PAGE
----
Allied Intelligence had conclusive files on the leading Japanese microbiologists and the US believed that the Japanese were much more advanced in biological warfare and strategists appreciated the tactical benefits of biological agents introduced covertly into a war zone. In fact, Ishii had done this on a number of occasions in China and elsewhere. The Allies were interested in the acquisition of detailed record on human experimentation and wanted to get hold of the expertise and know-how of Ishii's research.

The US feared that the Soviet Union might acquire Ishii's expertise and records and thus discussed a secret deal. Allied POWs had a lot of stories to tell about biological experimentation on humans. The US government successfully covered-up this and had the Allied POWs sworn to secrecy. Furthermore, prosecutors at the Tokyo War Crimes trials were warned not to investigate the specific crimes and by 1948 all Unit 731 members were offered immunity in exchange for data and co-operation.

The discovery of the bodies beneath Tokyo , broke a cover-up which lasted for more than four decades and Allied servicemen started telling about their ordeals. Joseph Gozzo, a former aviation engineer, had glass rods inserted in his rectum during his internment. He said "Damn right I remember; I can't believe our government let them get away with it".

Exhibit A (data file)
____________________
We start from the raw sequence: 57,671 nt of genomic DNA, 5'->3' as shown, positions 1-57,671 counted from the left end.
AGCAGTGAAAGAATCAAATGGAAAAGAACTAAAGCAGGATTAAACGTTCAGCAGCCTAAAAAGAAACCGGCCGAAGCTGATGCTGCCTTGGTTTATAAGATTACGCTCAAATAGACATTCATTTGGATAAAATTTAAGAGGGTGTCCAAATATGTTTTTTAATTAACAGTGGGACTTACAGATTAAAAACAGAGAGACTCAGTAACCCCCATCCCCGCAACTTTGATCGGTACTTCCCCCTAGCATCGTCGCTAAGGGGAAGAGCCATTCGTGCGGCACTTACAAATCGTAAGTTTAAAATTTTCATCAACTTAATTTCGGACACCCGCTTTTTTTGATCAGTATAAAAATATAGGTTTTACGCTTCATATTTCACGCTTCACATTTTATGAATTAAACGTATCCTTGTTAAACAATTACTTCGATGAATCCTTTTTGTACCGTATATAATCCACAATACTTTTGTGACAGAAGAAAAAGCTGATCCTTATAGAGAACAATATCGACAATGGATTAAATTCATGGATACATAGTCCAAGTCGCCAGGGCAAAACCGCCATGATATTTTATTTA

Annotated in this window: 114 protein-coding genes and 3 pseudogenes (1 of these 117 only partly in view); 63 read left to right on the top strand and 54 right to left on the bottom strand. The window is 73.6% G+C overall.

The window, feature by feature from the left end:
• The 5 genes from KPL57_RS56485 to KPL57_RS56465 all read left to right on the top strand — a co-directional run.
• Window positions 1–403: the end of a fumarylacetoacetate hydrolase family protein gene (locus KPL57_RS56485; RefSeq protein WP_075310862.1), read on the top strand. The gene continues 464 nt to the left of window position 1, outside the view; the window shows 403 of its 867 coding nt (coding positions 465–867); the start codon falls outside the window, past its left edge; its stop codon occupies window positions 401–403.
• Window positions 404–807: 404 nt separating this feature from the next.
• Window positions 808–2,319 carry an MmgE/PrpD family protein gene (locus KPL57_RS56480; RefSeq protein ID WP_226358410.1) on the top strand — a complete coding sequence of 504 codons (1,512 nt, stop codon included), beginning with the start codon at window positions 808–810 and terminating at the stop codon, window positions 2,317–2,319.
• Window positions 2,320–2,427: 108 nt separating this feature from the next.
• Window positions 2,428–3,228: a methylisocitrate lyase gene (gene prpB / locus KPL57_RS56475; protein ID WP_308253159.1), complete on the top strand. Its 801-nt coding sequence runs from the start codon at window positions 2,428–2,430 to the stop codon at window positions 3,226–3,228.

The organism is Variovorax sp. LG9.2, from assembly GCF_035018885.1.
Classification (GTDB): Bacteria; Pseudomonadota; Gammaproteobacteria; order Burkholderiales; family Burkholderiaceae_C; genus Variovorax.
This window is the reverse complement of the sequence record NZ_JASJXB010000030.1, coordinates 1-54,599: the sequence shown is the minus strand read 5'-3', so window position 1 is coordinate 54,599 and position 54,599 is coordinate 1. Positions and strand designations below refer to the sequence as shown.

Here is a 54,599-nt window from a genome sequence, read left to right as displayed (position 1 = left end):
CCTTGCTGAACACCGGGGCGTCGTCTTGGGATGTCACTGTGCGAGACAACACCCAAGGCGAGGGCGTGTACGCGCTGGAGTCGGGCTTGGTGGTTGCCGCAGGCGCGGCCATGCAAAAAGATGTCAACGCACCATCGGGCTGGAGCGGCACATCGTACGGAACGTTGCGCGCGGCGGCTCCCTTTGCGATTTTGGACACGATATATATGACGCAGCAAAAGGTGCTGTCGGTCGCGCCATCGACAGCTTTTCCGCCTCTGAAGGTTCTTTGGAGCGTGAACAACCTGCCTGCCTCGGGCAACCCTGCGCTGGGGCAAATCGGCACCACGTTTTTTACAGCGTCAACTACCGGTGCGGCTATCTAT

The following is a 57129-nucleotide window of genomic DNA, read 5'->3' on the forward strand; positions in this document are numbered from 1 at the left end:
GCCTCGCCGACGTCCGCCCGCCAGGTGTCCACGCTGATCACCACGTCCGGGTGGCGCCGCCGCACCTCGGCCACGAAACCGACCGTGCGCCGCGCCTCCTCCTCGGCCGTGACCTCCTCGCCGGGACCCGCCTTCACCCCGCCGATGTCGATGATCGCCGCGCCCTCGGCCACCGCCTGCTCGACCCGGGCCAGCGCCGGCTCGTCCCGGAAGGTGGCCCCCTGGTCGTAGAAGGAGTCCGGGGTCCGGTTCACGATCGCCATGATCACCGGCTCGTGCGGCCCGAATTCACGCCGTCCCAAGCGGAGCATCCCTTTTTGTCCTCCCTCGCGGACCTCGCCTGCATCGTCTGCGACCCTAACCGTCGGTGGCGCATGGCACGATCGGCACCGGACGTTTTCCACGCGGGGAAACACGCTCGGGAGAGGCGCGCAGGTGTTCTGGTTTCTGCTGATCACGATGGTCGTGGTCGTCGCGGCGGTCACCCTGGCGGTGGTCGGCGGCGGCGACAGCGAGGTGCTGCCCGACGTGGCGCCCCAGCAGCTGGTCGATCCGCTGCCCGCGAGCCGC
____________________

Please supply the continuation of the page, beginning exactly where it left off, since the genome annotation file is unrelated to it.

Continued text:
Ex-POW, Frank James, shared his memories with a US House of Representatives sub-committee in 1986: "We were just pawns. We Always knew there was a cover-up". The House of Representatives hearing lasted just half a day and only one of 200 US survivors was permitted to testify and the chief archivist for the US Army. The latter said that files provided by Ishii were returned to Japan in the 195 0s and copies had not been made.

Initially, the US and Japanese governments denied that atrocities had occurred but a body of official information was made public. A file from General Douglas MacArthur's headquarters states that the investigation of Unit 731 was "under direct Joint Chiefs of Staff order.......the utmost secrecy is essential in order to protect the interests of the United States and to guard against embarrassment." Finally, in 1993, US Defence Secretary William Perry promised to declassify record of WWII biological experiments so as to calm down the intense public pressure.

The key figures in Unit 731 became rather successful after the war. A number held senior university posts in the field of medicine. One headed up a leading Japanese pharmaceutical company while others gained positions such as President of the Japan Medical Association or Vice President if the Green Cross Corporation.

Shiro Ishii died unrepentant in 1959.


UNIT 731